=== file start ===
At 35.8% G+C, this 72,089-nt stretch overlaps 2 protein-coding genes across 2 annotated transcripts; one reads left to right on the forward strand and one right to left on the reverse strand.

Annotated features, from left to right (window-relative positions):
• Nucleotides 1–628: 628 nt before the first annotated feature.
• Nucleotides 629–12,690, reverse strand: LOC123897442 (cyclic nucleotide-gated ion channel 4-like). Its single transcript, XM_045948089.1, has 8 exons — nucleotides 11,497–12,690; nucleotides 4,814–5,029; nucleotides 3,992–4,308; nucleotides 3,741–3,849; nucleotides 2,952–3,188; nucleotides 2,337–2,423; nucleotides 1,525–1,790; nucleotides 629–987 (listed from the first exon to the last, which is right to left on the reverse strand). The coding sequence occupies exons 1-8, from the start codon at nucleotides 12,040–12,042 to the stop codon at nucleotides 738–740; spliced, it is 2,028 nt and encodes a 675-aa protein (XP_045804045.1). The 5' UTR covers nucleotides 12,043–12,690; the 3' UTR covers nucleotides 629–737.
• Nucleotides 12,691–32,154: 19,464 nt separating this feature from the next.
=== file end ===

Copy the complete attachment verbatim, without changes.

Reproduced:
At 35.8% G+C, this 72,089-nt stretch overlaps 2 protein-coding genes across 2 annotated transcripts; one reads left to right on the forward strand and one right to left on the reverse strand.

Annotated features, from left to right (window-relative positions):
• Nucleotides 1–628: 628 nt before the first annotated feature.
• Nucleotides 629–12,690, reverse strand: LOC123897442 (cyclic nucleotide-gated ion channel 4-like). Its single transcript, XM_045948089.1, has 8 exons — nucleotides 11,497–12,690; nucleotides 4,814–5,029; nucleotides 3,992–4,308; nucleotides 3,741–3,849; nucleotides 2,952–3,188; nucleotides 2,337–2,423; nucleotides 1,525–1,790; nucleotides 629–987 (listed from the first exon to the last, which is right to left on the reverse strand). The coding sequence occupies exons 1-8, from the start codon at nucleotides 12,040–12,042 to the stop codon at nucleotides 738–740; spliced, it is 2,028 nt and encodes a 675-aa protein (XP_045804045.1). The 5' UTR covers nucleotides 12,043–12,690; the 3' UTR covers nucleotides 629–737.
• Nucleotides 12,691–32,154: 19,464 nt separating this feature from the next.